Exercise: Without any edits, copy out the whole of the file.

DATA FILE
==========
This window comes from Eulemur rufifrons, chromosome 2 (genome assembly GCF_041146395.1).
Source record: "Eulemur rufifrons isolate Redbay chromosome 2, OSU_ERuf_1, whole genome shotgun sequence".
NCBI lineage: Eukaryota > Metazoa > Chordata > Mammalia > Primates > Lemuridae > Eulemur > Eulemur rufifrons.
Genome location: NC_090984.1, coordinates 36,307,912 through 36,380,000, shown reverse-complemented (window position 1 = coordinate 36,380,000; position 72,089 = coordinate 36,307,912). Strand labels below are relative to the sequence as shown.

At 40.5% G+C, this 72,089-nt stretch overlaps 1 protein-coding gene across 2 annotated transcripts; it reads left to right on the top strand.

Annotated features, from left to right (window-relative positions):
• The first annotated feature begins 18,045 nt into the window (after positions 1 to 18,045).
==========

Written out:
This window comes from Eulemur rufifrons, chromosome 2 (genome assembly GCF_041146395.1).
Source record: "Eulemur rufifrons isolate Redbay chromosome 2, OSU_ERuf_1, whole genome shotgun sequence".
NCBI lineage: Eukaryota > Metazoa > Chordata > Mammalia > Primates > Lemuridae > Eulemur > Eulemur rufifrons.
Genome location: NC_090984.1, coordinates 36,307,912 through 36,380,000, shown reverse-complemented (window position 1 = coordinate 36,380,000; position 72,089 = coordinate 36,307,912). Strand labels below are relative to the sequence as shown.

At 40.5% G+C, this 72,089-nt stretch overlaps 1 protein-coding gene across 2 annotated transcripts; it reads left to right on the top strand.

Annotated features, from left to right (window-relative positions):
• The first annotated feature begins 18,045 nt into the window (after positions 1 to 18,045).